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C-Section: A taboo or What?

January 31, 2013

There is a sad story of a lady who died during childbirth because her mother insisted she gave birth normally. Her reason was that she gave birth to her daughter (the one in labour) normally and not even her own mother or grandmother had an assisted child birth. Well, she got the grandchild she so desired but lost her daughter in the process.

I remember when my husband and I were told we were going to have our first baby via Cesarean Section because he was too big, I just shrugged my shoulders and said ok. Not an atom of fear crept up my little toe not to talk of spine-(I am glad to say my husband shared the same feeling). But as soon as I informed some very close relatives, you would have thought I was about to commit the most unspeakable abomination of all times (whatever that is). Their reaction made me cringe and I almost pictured the doctor who would operate on me as a heinous monster with a chain-saw. I even thought that having a baby through a C-section was unchristian-like and forbidden by God.

If had been given enough time to think about it, maybe I would not have told them, but I got the news a day before I was to have the baby so I thought it was ok to share it with them. Nevertheless, 12 hours was a very short time to get rid of all those negative imaginations and try as much as possible to ignore the opposing comments I received from my well-meaning loved ones; but I eventually did through prayers and faith in God.

I had my son through an epidural C-section the next morning without a bit of complication and of course, everyone rejoiced at the news of his arrival (including my doubtful folks).

My second child was born through the same method and need I say, nobody questioned why- even when I still told them I was having an operation. Their only prayer was that mother and child would come out healthy and fine- and we did 🙂

There are some women out there who are faced with the trauma of a 50-50 chance of survival if they have a VCB (vaginal childbirth) because of one health issue or the other; so they have to undergo the operation. There are some who after going through a C-Section for the first child end up making personal resolutions to have a VCBAC (Vaginal Child birth After Cesarean section) for other children to come.  When I hear some of them talk, I wonder if they encountered the devil during delivery of the first.

I learnt of a lady who after a previous C-Section, was advised by her healthcare provider to have her second still through the same method. She swore she would never. Sadly, during contraction, the suture form the previous operation ruptured. The doctors had to do an emergency C-section and tried everything in their power to save her life. Her baby died from distress but thank God she lived (but with a lesson). Childbirth is a delicate experience and should be handled with 100% care!

Please don’t get me wrong! There are many women out there who still give birth normally even after a previous C-Section; but my message here is this, if your healthcare provider says it’s the best option for you and your baby, please heed their advice. Yes prayer changes things, anything can happen on the operating table before the surgical knife is lifted. A midwife told me of a woman who was elected to have a C-Section.  As soon as she was laid on the table, her baby came out. That is an example of God in action.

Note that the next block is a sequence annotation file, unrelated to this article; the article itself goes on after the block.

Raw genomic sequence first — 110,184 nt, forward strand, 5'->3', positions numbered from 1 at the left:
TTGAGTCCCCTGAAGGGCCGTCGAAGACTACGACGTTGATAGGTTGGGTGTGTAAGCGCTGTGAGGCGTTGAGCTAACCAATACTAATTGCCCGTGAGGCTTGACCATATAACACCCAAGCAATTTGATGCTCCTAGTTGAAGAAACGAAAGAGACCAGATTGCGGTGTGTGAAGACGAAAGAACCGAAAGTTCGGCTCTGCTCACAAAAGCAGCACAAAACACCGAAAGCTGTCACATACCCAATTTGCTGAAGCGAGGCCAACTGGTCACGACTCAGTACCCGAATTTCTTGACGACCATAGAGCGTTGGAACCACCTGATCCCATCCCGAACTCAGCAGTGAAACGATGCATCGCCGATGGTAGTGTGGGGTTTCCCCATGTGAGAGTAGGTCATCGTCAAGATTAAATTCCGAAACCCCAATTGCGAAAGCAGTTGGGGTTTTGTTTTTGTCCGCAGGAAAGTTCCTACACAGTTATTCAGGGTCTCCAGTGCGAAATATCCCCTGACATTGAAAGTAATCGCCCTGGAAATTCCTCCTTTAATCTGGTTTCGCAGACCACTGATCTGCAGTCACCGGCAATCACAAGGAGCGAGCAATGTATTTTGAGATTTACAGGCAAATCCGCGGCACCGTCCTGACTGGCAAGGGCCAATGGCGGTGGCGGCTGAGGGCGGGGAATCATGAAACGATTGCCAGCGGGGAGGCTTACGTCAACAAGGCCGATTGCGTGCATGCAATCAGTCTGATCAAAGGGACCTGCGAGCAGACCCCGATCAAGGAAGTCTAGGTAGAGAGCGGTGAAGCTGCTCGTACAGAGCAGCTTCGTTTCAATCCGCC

Even then, a C-Section is not a taboo O!

Abi, dont  you think so?

Photo credit: Annamagal via photopin cc

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4 Comments

  • Reply Unyime-Ivy King February 13, 2013 at 5:10 pm

    There is absolutely nothing wrong with a c-section, if one wants one. The important thing is that, mother and child come out hale and hearty. I know some women who chose to have a c-section, not because anything is wrong, but because they fell it's easier and less stressful.

    Personally, I p-refer VCB and had 3 of my 4 kids that way with minimal stress. For my last baby, a c-section had to be ordered before the baby was full term because my doctors discovered that my body had become desensitized to the rhoghan injection I was taking before, and after childbirth due to my O negative rhesus factor issues. So, to save the baby's life, I had to undergo a c-section at about 32 or 33 weeks. I had the epidural, and the procedure was perfectly seamless and painless, but after the anesthesia wore off, the pain was terrible. It's not an experience I care to experience again, and thankfully, my childbearing years are over, but any woman that prefers the c-section, by all means, why not? It's a matter of choice.

  • Reply Anonymous June 21, 2013 at 11:50 pm

    I like this piece: If only we knew we cud hve opted for a Cs rite from start. My mother-in-law had done deliveries dat were VB so she tot n blived God dat mine wud b d same. Even afta seein all d signs of enclampsia we/she still hoped it wud be normal till complications started.
    When we now decided to do d CS it was too late. If we had set our minds on CS den I blive we wudnt have lost d baby…

  • Reply Iboro June 21, 2013 at 11:54 pm

    Thank you for sharing your experience here. I am so sorry u lost ur baby. I believe God will bless u with more babies and safer deliveries for them all.

  • Reply Iboro June 22, 2013 at 12:00 am

    Thank you for sharing your experience here. I am so sorry u lost ur baby. I believe God will bless u with more babies and safer deliveries for them all.

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